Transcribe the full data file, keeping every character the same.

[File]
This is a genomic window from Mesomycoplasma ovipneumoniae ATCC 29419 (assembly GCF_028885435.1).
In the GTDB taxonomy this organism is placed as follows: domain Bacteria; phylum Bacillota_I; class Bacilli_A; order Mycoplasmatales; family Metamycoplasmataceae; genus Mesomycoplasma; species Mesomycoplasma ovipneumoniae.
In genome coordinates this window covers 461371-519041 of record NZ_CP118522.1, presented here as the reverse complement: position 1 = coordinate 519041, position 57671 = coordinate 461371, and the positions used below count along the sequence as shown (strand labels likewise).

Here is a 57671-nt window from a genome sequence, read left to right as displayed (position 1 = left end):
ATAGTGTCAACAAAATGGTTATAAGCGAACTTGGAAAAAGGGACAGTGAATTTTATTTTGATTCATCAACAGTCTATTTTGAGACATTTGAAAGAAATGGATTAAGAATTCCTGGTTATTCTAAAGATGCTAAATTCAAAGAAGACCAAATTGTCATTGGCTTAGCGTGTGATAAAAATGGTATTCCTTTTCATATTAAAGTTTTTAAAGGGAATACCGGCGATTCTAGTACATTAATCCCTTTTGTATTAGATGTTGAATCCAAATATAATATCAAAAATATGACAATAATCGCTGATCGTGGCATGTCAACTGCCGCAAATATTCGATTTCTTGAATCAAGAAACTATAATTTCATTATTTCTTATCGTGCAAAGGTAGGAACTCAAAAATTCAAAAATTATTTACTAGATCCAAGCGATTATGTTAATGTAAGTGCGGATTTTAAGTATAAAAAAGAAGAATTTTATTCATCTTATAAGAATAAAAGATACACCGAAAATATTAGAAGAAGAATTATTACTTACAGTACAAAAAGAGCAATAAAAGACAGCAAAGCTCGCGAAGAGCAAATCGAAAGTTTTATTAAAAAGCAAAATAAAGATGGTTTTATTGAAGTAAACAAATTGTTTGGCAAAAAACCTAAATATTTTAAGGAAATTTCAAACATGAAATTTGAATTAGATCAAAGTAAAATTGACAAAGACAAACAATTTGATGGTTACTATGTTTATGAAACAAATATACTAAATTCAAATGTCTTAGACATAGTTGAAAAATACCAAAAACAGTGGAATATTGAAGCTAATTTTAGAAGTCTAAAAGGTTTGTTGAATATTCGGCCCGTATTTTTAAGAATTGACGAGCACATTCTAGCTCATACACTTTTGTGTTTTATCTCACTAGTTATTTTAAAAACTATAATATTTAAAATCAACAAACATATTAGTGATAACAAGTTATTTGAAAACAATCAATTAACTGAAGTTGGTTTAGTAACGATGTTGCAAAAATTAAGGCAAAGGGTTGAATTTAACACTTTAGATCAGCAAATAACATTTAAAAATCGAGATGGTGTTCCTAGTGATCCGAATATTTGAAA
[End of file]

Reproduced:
This is a genomic window from Mesomycoplasma ovipneumoniae ATCC 29419 (assembly GCF_028885435.1).
In the GTDB taxonomy this organism is placed as follows: domain Bacteria; phylum Bacillota_I; class Bacilli_A; order Mycoplasmatales; family Metamycoplasmataceae; genus Mesomycoplasma; species Mesomycoplasma ovipneumoniae.
In genome coordinates this window covers 461371-519041 of record NZ_CP118522.1, presented here as the reverse complement: position 1 = coordinate 519041, position 57671 = coordinate 461371, and the positions used below count along the sequence as shown (strand labels likewise).

Here is a 57671-nt window from a genome sequence, read left to right as displayed (position 1 = left end):
ATAGTGTCAACAAAATGGTTATAAGCGAACTTGGAAAAAGGGACAGTGAATTTTATTTTGATTCATCAACAGTCTATTTTGAGACATTTGAAAGAAATGGATTAAGAATTCCTGGTTATTCTAAAGATGCTAAATTCAAAGAAGACCAAATTGTCATTGGCTTAGCGTGTGATAAAAATGGTATTCCTTTTCATATTAAAGTTTTTAAAGGGAATACCGGCGATTCTAGTACATTAATCCCTTTTGTATTAGATGTTGAATCCAAATATAATATCAAAAATATGACAATAATCGCTGATCGTGGCATGTCAACTGCCGCAAATATTCGATTTCTTGAATCAAGAAACTATAATTTCATTATTTCTTATCGTGCAAAGGTAGGAACTCAAAAATTCAAAAATTATTTACTAGATCCAAGCGATTATGTTAATGTAAGTGCGGATTTTAAGTATAAAAAAGAAGAATTTTATTCATCTTATAAGAATAAAAGATACACCGAAAATATTAGAAGAAGAATTATTACTTACAGTACAAAAAGAGCAATAAAAGACAGCAAAGCTCGCGAAGAGCAAATCGAAAGTTTTATTAAAAAGCAAAATAAAGATGGTTTTATTGAAGTAAACAAATTGTTTGGCAAAAAACCTAAATATTTTAAGGAAATTTCAAACATGAAATTTGAATTAGATCAAAGTAAAATTGACAAAGACAAACAATTTGATGGTTACTATGTTTATGAAACAAATATACTAAATTCAAATGTCTTAGACATAGTTGAAAAATACCAAAAACAGTGGAATATTGAAGCTAATTTTAGAAGTCTAAAAGGTTTGTTGAATATTCGGCCCGTATTTTTAAGAATTGACGAGCACATTCTAGCTCATACACTTTTGTGTTTTATCTCACTAGTTATTTTAAAAACTATAATATTTAAAATCAACAAACATATTAGTGATAACAAGTTATTTGAAAACAATCAATTAACTGAAGTTGGTTTAGTAACGATGTTGCAAAAATTAAGGCAAAGGGTTGAATTTAACACTTTAGATCAGCAAATAACATTTAAAAATCGAGATGGTGTTCCTAGTGATCCGAATATTTGAAA